Friday, September 18, 2020

Friday Morning Links

 Assorted content to end your week.

- David Roberts examines a few of the ways to conceptualize the share of responsibility for climate change. And while the most crucial reality is the need for everybody to take steps (and not just incremental ones) to avert a climate breakdown, Vernon Loeb, Marianne Lavelle and Stacy Feldman highlight how a second Trump term alone could do irremediable damage to our planet.

- Moira Wyton writes about the roles of connectedness and resilience in mitigating the health effects of the damage we've already done. And CBC News talks to George Monbiot about the importance of a politics of belonging to reclaim power from the wealthy few.

- Hiroko Tabuchi reports that the longtime deception from the fossil fuel sector is far from finished, as oil executives privately acknowledge they're doing little if anything to stop especially-harmful methane emissions.

- Leslie Evans Ogden discusses the long-anticipated growth of geothermal power as a source of baseload electricity in Canada. And Arthur White-Crummey reports on the Saskatchewan NDP's commitment to prioritize geothermal development as part of its work to develop a clean energy grid.

- Robert Palmer notes that the combination of upper-class tax slashing and general austerity remains thoroughly despised by the general public when accurately presented as such.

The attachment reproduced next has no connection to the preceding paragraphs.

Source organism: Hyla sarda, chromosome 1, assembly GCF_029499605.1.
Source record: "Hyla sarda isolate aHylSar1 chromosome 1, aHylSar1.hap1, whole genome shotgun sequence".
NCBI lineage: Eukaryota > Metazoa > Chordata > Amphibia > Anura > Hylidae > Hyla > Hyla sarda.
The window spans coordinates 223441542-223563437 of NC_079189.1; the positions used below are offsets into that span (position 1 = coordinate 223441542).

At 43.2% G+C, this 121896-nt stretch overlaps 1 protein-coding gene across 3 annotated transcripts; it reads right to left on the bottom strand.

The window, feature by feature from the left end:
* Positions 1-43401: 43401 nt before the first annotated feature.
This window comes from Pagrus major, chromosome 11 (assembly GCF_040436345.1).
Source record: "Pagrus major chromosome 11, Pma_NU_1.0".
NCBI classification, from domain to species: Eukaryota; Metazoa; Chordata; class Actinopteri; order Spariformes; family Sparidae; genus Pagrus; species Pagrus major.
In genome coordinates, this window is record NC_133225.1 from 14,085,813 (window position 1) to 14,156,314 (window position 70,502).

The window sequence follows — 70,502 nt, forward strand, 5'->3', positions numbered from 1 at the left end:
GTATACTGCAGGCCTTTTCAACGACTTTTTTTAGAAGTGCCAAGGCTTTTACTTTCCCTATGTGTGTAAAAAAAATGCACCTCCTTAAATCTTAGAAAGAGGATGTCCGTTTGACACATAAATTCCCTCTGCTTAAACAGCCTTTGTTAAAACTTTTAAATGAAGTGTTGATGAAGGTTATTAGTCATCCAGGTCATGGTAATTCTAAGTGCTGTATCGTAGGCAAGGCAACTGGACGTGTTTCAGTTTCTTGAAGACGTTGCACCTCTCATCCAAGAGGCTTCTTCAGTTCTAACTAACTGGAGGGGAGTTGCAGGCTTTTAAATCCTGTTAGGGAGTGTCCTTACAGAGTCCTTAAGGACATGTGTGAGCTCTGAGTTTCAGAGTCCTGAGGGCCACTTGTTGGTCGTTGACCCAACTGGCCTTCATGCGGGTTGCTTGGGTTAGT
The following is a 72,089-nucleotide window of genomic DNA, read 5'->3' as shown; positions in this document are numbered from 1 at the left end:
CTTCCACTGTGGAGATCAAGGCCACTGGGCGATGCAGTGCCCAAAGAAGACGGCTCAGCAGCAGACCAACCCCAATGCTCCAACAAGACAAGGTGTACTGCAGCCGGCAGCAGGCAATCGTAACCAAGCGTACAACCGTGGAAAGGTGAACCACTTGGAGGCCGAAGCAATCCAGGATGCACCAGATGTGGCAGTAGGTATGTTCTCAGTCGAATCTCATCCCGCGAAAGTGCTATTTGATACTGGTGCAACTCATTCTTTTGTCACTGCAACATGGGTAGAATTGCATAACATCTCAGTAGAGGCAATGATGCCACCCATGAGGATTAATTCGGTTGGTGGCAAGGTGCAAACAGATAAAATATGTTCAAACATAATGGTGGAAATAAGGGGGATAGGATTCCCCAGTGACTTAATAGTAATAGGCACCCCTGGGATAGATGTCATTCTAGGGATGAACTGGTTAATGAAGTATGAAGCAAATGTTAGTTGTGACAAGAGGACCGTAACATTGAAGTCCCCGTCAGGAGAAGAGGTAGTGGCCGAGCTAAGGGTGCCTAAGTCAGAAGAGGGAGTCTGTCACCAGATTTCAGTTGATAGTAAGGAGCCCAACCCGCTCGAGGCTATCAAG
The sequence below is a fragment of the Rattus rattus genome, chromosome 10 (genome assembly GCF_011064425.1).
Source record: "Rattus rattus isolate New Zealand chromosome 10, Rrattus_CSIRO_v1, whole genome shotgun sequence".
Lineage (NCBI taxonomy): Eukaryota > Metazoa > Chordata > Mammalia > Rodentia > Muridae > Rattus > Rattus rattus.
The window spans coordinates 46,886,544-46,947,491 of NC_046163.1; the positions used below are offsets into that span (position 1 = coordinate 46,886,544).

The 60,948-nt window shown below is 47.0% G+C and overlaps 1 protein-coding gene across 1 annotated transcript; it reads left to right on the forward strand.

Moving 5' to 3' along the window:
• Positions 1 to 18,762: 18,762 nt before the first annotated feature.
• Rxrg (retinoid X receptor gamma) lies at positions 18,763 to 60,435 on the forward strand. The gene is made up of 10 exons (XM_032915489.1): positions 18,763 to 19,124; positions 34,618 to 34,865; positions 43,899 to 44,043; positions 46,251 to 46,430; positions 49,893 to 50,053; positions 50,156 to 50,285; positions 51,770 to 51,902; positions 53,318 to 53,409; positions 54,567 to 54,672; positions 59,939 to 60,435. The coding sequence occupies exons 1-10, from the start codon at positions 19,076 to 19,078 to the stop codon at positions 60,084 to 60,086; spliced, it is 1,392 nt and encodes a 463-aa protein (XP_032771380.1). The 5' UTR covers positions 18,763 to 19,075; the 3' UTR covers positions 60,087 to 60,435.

- Finally, Sara Birrell reports on new research as to the devastating public health impacts of the Saskatchewan Party's shuttering of STC.

1 comment:

  1. Greg, thanks for the link to Roberts' essay. It was an interesting read but not persuasive. Over the past two months it has become apparent that, in terms of averting climate breakdown, the horse has left the barn. Roberts concludes with a rather limp suggestion that we all must "chip in" to the effort. There is no appetite for that among the big emitters, especially in North America where we are latitudinally buffered.

    Few recall any longer that the goal of Kyoto was to curb man-made greenhouse gas emissions to a level low enough not to awake the sleeping giant, nature, and trigger natural feedback loops, runaway global heating. We knew that the Earth held massive volumes of safely sequestered greenhouse gases in the tundra and permafrost along with seabed and lakebed clathrates.

    The goal was to avoid tundra wildfires and the thawing of the permafrost releasing sequestered CO2 and methane. We have decisively and indisputably lost that battle. When Tundra dries out it is peat, an historic fuel. We have no means of monitoring the vast tracts of tundra or of responding when wildfires break out. Even in the Lower Mainland the municipal fire services are severely taxed when, every few years, the peat beds in Burns Bog catch fire.

    We needed revolutionary change 20 years ago. We allowed our opportunities to slip between our fingers, one after the other. We're still squabbling about carbon taxes.